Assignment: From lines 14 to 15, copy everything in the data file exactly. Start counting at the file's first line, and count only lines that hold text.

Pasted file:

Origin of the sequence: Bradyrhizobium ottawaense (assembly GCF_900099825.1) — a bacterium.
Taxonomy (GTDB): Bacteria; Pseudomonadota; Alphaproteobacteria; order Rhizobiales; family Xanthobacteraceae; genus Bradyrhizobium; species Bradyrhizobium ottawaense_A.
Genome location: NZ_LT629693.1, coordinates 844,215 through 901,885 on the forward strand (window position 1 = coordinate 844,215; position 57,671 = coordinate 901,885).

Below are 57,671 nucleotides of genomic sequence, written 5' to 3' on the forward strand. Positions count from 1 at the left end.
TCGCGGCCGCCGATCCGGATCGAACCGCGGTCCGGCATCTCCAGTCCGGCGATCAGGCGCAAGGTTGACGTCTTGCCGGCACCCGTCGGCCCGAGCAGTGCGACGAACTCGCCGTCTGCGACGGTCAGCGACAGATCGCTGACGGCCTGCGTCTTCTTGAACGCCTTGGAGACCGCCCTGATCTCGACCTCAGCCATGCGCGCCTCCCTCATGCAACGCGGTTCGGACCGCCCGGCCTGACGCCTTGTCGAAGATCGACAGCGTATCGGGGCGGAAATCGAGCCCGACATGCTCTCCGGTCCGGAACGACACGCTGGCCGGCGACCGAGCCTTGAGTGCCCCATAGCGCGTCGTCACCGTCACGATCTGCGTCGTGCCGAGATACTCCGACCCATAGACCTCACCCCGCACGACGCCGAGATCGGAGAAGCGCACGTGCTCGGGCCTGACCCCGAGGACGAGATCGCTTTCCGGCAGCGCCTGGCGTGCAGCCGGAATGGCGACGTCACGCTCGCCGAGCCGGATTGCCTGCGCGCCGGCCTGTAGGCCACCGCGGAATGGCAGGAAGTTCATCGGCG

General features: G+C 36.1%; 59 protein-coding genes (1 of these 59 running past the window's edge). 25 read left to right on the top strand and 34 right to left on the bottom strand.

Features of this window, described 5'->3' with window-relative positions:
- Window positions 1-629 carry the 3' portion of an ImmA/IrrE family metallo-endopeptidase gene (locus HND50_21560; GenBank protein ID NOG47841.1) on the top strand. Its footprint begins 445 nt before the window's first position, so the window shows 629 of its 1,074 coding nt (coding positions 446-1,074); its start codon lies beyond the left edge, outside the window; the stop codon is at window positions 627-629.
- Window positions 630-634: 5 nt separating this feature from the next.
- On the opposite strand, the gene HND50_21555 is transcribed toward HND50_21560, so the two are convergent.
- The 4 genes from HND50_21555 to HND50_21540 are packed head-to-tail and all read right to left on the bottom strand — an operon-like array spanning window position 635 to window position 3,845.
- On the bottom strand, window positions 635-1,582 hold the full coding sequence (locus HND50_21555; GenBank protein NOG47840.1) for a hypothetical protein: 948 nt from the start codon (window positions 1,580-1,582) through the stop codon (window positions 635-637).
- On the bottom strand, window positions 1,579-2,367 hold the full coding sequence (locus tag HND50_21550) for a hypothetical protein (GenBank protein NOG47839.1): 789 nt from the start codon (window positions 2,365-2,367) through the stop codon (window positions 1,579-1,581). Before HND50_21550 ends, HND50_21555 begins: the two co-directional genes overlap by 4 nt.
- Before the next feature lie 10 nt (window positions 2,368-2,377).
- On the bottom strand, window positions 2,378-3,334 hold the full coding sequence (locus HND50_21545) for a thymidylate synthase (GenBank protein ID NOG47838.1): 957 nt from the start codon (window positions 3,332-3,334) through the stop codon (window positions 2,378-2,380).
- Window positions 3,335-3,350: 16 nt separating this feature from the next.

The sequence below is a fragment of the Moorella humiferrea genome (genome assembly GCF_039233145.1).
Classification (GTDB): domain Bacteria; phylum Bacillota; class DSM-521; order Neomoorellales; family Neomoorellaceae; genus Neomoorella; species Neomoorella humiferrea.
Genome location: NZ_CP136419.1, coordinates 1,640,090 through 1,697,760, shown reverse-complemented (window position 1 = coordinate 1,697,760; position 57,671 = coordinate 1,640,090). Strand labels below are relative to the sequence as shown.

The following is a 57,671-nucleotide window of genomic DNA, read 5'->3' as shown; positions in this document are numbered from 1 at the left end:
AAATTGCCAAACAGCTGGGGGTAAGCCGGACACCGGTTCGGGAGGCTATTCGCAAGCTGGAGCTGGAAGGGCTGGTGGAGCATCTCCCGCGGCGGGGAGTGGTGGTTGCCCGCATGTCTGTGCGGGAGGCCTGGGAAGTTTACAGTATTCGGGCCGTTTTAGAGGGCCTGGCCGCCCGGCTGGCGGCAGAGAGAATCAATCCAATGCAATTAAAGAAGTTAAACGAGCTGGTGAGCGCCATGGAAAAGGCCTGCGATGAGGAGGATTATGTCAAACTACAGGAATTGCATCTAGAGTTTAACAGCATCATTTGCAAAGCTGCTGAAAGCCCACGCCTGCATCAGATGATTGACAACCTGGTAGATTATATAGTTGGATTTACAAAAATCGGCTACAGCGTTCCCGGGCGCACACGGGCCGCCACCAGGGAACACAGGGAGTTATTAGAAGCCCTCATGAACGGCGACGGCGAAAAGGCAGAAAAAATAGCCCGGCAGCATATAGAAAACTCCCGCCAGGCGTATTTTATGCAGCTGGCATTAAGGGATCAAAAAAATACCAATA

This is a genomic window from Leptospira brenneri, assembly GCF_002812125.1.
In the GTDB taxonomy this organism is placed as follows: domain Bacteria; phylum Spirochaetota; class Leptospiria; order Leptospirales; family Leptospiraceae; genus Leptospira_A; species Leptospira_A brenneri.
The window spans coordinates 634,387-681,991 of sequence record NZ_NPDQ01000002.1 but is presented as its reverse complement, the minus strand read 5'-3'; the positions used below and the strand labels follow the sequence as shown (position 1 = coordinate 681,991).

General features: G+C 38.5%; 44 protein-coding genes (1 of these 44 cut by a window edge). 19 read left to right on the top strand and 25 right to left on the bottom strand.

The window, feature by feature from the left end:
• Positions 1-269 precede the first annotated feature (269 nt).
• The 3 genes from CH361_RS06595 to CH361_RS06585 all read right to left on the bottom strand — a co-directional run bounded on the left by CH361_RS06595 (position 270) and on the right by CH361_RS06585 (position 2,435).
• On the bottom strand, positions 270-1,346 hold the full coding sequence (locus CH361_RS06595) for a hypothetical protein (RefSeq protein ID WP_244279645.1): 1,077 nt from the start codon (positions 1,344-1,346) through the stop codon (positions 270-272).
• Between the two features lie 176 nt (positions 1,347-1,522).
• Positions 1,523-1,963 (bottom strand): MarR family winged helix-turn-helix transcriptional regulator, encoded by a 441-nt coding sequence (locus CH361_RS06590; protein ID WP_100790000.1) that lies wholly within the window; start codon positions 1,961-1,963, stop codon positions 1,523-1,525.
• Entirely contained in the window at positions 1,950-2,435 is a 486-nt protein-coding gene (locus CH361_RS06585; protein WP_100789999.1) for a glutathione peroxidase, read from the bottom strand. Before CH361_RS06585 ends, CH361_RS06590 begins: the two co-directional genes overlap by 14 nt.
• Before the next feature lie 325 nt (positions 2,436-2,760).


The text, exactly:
- Before the next feature lie 10 nt (window positions 2,368-2,377).
- On the bottom strand, window positions 2,378-3,334 hold the full coding sequence (locus HND50_21545) for a thymidylate synthase (GenBank protein ID NOG47838.1): 957 nt from the start codon (window positions 3,332-3,334) through the stop codon (window positions 2,378-2,380).